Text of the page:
It’s big enough and wide enough to hold the ocean.
This is why I’m here writing and pacing.
I’m trying to build something
big enough to contain it.”
“I pretend like I’m painting
the whales as they swim by.
I’ve studied whales since I was a child,
so it’s all in my mind.”
One of Redondo Beaches most famous landmarks is the large mural created by world-famous Laguna Beach artist Wyland. He painted the mural for free back in 1991 in hopes the mural would inspire everyone to make ocean conservation an issue to be examined.
This 87′ x 622′ mural depicting 12 California gray whales can be viewed on the exterior wall of the AES Redondo Generating Station, 1100 North Harbor Drive, Redondo Beach, California. The mural is #31 of the artist’s largest and most extraordinary works created as a series of 100 life-size murals in 100 different cities around the world.
The mural illustrates the annual 10,000-mile round-trip migration of the Pacific Gray Whale from the Bering Sea to the warm lagoons of Baja California and back again to the arctic circle, with their newborn babies alongside. This migration happens every winter and brings the whales close to Redondo Beach’s shoreline.
I feel so fortunate to have witnessed hundreds of whales these past years making their yearly Baja trip. If you too have seen whales in their natural habitat, you know what an emotional experience it can be. We need to be reminded of our beautiful oceans and the precious cargo it is home to everyday.
The following 1991 video about Wyland and his passion for whales, also shows the painting on the Wyland Whaling Wall.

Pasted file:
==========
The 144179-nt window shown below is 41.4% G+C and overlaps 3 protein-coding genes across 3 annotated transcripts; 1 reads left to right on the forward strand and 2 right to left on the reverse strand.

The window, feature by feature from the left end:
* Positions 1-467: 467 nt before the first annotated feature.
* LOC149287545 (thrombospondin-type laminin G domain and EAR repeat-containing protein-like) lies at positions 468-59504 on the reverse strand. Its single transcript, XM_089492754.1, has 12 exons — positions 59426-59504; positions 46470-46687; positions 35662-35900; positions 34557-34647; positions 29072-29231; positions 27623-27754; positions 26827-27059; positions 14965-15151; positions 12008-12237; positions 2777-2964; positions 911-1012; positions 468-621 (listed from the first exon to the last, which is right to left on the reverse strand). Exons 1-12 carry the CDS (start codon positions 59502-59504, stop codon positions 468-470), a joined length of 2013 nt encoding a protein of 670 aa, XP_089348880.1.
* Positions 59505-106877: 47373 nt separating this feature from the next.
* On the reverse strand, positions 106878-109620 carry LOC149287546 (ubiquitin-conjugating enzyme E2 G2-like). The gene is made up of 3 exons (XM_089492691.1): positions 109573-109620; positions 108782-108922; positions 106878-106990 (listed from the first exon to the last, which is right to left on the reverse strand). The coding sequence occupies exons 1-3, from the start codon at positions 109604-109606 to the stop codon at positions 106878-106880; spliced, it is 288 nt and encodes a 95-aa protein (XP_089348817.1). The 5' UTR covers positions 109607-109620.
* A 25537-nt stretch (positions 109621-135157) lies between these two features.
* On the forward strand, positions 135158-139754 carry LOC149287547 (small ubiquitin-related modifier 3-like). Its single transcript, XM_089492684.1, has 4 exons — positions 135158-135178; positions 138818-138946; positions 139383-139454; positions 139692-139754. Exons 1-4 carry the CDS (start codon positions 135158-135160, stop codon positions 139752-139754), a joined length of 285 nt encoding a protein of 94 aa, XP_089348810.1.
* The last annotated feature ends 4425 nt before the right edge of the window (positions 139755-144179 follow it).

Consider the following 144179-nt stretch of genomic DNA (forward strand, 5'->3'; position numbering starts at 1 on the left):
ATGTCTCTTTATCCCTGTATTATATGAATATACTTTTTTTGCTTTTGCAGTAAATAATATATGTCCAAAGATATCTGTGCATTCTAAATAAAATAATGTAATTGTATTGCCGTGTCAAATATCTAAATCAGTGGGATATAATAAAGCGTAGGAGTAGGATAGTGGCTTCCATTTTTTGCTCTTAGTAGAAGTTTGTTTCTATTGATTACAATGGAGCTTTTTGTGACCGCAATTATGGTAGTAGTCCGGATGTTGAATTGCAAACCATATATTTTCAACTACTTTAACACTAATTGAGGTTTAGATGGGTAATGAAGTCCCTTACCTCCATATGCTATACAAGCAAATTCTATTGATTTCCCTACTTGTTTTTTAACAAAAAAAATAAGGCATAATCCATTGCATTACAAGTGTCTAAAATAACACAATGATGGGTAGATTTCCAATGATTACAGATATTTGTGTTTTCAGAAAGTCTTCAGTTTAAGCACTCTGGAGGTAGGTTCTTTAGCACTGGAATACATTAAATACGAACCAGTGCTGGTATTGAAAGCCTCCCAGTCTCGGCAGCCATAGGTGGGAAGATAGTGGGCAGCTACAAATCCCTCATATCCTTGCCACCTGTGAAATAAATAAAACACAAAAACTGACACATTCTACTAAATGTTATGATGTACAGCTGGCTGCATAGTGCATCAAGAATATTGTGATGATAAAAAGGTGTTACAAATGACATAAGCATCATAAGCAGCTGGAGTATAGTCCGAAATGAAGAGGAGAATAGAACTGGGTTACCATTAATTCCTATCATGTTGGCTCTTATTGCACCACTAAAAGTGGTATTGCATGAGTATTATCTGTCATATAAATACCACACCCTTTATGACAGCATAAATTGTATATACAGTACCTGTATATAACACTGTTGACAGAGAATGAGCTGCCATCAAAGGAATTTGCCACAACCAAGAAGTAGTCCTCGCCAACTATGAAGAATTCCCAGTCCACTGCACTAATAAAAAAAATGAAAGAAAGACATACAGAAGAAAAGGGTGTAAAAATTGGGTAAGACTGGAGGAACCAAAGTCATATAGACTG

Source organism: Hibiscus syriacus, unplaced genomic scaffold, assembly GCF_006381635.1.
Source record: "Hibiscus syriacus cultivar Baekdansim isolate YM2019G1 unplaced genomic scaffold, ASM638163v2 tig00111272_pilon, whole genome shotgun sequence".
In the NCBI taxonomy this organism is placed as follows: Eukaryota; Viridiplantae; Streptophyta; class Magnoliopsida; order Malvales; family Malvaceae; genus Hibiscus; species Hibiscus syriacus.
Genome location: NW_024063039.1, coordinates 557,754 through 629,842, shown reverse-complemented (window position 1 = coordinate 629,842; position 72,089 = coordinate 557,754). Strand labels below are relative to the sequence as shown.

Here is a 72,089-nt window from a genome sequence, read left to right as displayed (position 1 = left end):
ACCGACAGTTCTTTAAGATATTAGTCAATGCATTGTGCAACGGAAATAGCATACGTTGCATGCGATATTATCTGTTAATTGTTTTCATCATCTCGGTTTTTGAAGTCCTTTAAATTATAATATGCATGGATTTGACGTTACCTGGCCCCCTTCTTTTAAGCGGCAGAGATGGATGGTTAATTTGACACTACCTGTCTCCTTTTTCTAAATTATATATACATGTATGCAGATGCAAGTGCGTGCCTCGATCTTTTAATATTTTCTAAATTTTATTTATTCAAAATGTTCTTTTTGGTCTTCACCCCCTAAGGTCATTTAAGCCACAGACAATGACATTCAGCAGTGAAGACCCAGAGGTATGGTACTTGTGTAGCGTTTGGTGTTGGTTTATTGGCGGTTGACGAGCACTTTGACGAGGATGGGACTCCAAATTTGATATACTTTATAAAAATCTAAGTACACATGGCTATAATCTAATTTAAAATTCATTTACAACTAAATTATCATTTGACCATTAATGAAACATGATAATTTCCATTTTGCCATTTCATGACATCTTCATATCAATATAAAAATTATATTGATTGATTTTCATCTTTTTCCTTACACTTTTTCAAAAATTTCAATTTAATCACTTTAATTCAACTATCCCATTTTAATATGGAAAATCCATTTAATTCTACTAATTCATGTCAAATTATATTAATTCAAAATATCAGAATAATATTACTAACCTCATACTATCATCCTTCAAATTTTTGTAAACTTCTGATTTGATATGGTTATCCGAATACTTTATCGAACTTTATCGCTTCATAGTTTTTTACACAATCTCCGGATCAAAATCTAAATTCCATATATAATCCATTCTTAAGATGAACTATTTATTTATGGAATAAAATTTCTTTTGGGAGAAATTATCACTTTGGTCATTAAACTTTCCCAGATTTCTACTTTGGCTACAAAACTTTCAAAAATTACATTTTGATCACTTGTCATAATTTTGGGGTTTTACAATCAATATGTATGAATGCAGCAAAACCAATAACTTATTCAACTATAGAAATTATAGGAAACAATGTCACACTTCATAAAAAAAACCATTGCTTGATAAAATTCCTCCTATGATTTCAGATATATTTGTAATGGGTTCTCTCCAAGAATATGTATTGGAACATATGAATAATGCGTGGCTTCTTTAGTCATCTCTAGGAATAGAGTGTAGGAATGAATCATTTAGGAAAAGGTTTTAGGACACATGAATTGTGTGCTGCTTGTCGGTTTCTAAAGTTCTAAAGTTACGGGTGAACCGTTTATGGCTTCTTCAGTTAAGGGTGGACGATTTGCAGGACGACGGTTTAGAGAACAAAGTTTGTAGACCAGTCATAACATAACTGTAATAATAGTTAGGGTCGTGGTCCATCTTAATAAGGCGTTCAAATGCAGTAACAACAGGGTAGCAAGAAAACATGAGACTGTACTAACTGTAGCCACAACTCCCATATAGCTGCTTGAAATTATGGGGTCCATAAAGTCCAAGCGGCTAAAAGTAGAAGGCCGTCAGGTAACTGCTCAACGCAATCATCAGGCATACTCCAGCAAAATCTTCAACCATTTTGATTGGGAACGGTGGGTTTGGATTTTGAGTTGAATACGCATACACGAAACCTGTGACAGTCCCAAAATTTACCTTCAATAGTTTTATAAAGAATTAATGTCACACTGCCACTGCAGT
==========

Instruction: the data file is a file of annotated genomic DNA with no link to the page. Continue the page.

When there’s a huge solar energy spill,
it’s just called a “nice day”.
It’s difficult to highlight just one person responsible for the idea of capturing solar energy to generate electricity. The technology has been around for well over a century.
Some of the earliest uses of solar technology were actually in outer space where solar was used to power satellites. In 1958, NASA launched, the Vanguard I satellite which used a tiny one-watt panel to power its radios. In 1973, the University of Delaware was responsible for constructing the first solar building, named “Solar One.” The system ran on a hybrid supply of solar thermal and solar PV power. It was also the first instance of building integrated photovoltaics (BIPV) – the array didn’t use solar panels but instead had solar integrated into the rooftop, similar to the design for Tesla’s new roof product.
Then in 1979, President Jimmy Carter had solar panels installed on the White House during his term as president. However, in 1981, President Ronald Reagan ordered the White House solar panels to be removed. In 2010, President Barack Obama requested that solar panels and a solar water heater be installed in the White House.
Solar energy today is being used from charging our phones to powering office buildings entire energy source. There are companies popping up all over the world to harness this clean free energy source from the sun.